For the 66th episode, we dig into questions about the FBI and political bias from two thoughtful, intelligent, and experienced perspectives.
First, we talked to U.S. Rep. John Ratcliffe (R-TX), a former U.S. Attorney and a member of the House Judiciary Committee. He is part of a six-person Congressional task force looking at FBI activity over the past two years. We discussed the Nunes memo, the 50,000 deleted text messages sent between two FBI agents and the attempt to recover them, why the Hillary Clinton FBI investigation still matters, whether DOJ has been cooperative and whether the Nunes memo can and should be declassified.
Then, we were privileged to speak to Ron Hosko, a 30-year veteran of the FBI, who rose to become Assistant FBI Director before he retired in 2014. We delved into why the text message story matters, what questions he wants the FBI inspector general to answer, what his personal and professional views are of his former colleagues Robert Mueller and James Comey, how he evaluates the FBI’s Clinton investigation, what he makes of the Nunes memo and the FISA (or “unmasking”) process, and how all of this is affecting the reputation of the FBI.
We dig deep into Washington, DC with Liam Donovan, Principal at Bracewell and a former senior staffer at the National Republican Senatorial Committee for the 65th episode.
We delve into the government shutdown, the Deferred Action for Childhood Arrivals (DACA) deadline, whether President’s Trump’s desired ‘flexibility’ works in a legislative context, how he views the first year of the Trump presidency, what to look for in the upcoming State of the Union address and what 2018 holds both legislatively and politically.
In this conversation, we talk policy and politics with Brian McGuire, who served as Chief of Staff for Senate Majority Leader Mitch McConnell (R-KY).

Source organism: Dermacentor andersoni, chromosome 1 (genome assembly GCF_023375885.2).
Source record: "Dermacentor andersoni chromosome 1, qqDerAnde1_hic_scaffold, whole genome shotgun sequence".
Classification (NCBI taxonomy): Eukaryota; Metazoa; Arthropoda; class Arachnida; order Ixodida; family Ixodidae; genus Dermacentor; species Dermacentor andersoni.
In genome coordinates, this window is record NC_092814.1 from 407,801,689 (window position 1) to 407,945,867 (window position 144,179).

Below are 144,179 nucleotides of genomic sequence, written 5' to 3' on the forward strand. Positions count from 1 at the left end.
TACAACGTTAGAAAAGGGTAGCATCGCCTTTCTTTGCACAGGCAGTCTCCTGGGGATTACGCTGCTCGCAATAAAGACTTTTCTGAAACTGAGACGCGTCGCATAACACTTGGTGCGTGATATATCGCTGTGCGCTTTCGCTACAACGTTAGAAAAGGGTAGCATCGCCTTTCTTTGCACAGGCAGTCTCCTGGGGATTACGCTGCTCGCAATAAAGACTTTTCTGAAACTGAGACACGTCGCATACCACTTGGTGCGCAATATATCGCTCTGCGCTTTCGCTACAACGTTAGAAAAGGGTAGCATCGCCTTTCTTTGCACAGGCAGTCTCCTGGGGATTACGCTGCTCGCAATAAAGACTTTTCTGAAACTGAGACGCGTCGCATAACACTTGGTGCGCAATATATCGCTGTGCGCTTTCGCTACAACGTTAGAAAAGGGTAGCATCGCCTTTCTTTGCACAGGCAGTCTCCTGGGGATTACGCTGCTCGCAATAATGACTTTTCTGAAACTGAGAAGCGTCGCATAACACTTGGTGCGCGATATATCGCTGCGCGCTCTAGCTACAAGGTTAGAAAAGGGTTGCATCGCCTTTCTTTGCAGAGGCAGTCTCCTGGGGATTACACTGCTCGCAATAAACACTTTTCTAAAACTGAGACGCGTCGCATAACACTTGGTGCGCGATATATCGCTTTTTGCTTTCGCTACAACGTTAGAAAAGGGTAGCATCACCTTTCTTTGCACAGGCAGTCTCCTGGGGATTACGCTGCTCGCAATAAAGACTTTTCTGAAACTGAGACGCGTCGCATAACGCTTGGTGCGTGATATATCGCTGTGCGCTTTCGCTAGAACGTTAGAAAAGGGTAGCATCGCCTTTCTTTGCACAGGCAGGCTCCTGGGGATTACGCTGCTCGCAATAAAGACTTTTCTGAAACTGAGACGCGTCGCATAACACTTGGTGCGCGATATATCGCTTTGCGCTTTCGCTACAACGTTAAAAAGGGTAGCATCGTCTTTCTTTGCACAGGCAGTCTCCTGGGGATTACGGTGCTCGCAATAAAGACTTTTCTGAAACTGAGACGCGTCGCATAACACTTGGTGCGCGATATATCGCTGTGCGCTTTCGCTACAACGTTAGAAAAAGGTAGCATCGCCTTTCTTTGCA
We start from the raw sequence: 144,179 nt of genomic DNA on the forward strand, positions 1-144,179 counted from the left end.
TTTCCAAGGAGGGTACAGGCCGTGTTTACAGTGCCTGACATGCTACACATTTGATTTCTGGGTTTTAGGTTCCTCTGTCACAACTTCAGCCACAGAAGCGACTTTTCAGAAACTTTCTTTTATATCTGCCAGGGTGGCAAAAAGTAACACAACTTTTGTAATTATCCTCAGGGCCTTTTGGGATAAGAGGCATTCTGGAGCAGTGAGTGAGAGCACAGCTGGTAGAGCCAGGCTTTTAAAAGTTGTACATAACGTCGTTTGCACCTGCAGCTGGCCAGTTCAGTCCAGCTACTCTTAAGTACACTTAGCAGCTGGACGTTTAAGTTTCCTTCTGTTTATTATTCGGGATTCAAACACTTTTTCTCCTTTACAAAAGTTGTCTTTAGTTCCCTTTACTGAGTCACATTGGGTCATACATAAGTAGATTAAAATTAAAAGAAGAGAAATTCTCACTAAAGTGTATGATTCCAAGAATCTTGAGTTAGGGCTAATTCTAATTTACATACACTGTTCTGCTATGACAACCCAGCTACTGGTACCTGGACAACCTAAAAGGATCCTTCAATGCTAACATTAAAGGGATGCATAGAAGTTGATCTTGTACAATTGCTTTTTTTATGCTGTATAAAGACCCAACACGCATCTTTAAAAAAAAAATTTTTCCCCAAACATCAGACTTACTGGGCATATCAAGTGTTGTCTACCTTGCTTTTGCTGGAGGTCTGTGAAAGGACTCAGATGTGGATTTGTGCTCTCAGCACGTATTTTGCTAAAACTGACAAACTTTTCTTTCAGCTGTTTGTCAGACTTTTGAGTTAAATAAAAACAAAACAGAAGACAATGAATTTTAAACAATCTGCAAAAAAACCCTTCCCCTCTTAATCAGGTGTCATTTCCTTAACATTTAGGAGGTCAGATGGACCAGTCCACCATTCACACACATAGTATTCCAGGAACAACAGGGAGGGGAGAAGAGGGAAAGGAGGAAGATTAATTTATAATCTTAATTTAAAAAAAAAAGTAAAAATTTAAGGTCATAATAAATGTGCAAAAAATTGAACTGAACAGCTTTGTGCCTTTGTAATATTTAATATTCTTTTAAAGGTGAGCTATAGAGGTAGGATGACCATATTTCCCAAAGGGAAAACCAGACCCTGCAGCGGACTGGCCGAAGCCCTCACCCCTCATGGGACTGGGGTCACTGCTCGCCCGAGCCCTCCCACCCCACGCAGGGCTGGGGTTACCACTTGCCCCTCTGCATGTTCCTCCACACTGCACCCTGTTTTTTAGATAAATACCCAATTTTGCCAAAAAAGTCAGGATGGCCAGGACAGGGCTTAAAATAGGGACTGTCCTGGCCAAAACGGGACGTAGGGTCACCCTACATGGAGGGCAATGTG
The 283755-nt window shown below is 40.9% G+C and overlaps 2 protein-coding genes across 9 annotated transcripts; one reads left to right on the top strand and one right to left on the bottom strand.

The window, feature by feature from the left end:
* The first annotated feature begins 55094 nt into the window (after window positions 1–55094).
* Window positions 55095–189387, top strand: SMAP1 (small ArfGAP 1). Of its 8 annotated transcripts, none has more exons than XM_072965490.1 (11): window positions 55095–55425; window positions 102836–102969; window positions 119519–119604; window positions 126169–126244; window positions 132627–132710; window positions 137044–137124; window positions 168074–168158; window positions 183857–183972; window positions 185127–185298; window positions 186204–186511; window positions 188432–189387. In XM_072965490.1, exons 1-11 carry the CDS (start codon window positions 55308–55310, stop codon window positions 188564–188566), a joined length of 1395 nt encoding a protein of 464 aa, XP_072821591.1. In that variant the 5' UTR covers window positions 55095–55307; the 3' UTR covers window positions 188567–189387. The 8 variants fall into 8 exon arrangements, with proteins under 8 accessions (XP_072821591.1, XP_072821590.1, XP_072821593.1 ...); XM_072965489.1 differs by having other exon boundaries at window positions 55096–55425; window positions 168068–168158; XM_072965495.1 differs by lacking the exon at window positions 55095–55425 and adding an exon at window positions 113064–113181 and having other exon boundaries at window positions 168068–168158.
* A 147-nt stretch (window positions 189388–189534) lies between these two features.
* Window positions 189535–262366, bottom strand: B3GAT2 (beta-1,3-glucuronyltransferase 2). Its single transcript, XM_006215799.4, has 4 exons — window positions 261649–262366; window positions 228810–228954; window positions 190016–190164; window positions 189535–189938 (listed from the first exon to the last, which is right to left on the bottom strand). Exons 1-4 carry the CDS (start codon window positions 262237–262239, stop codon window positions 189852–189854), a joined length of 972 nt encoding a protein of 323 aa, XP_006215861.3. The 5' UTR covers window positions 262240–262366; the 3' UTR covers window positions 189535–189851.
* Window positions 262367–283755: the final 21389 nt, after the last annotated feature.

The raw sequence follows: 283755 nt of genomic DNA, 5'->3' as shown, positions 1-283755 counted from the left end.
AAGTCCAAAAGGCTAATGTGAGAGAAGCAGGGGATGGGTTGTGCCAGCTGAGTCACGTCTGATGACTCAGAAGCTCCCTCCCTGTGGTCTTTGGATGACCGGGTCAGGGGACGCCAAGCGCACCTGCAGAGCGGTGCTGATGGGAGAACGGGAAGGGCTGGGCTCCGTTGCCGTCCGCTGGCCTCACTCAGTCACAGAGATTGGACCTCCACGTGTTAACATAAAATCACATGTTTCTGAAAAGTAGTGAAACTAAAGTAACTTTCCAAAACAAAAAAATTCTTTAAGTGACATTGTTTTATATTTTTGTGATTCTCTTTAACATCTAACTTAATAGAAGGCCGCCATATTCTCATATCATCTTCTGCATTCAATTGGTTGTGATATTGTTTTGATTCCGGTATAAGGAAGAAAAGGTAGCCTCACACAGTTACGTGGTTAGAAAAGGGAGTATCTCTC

We began with a conversation about his own career path, what it’s like to work for Sen. McConnell and what he thinks is a common, yet unfair criticism of him.
Then we turned to timely subjects: Steve Bannon’s sudden fall, whether the Michael Wolff book matters, and where Congressional negotiations are headed on a range of policy issues.
Our subject for the 63rd episode is the #MeToo movement.
Our guest is Olivia Messer, reporter for The Daily Beast.
She has done some groundbreaking reporting on sexual harassment and abuse, with a special focus on state legislatures.
We discuss where the #MeToo movement stands currently, how the Congressional Hush Fund is working, how pervasive this problem is at the national and state levels, why it is a watershed moment that women victims are now being believed, how due process plays into this, and where the movement goes from here.
This man has lived an interesting life.
A recent tragedy caused him to see things differently, and was the catalyst for his new book, “Politics Has Failed: America Will Not,” which will be published by the Sutherland Institute in May
He is a senior fellow at the King’s College in New York and editor-at-large for Ballotpedia, and many people know him as the founder of the national polling firm Rasmussen Reports, which he left in 2013.
In this conversation, we delve into the book, examine how polling has changed, evaluate Trump’s political standing, look ahead to the midterms and consider what Trump could do to strengthen his position for reelection.